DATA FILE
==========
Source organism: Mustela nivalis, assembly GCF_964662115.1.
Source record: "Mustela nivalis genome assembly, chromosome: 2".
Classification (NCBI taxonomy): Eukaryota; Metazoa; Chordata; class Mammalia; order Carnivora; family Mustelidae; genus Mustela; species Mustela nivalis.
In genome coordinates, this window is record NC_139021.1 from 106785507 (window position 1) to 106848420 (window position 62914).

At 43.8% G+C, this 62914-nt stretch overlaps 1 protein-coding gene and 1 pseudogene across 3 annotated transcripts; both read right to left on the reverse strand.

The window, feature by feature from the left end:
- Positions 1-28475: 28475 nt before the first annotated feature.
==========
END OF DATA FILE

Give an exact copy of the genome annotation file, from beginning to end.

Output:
Source organism: Mustela nivalis, assembly GCF_964662115.1.
Source record: "Mustela nivalis genome assembly, chromosome: 2".
Classification (NCBI taxonomy): Eukaryota; Metazoa; Chordata; class Mammalia; order Carnivora; family Mustelidae; genus Mustela; species Mustela nivalis.
In genome coordinates, this window is record NC_139021.1 from 106785507 (window position 1) to 106848420 (window position 62914).

At 43.8% G+C, this 62914-nt stretch overlaps 1 protein-coding gene and 1 pseudogene across 3 annotated transcripts; both read right to left on the reverse strand.

The window, feature by feature from the left end:
- Positions 1-28475: 28475 nt before the first annotated feature.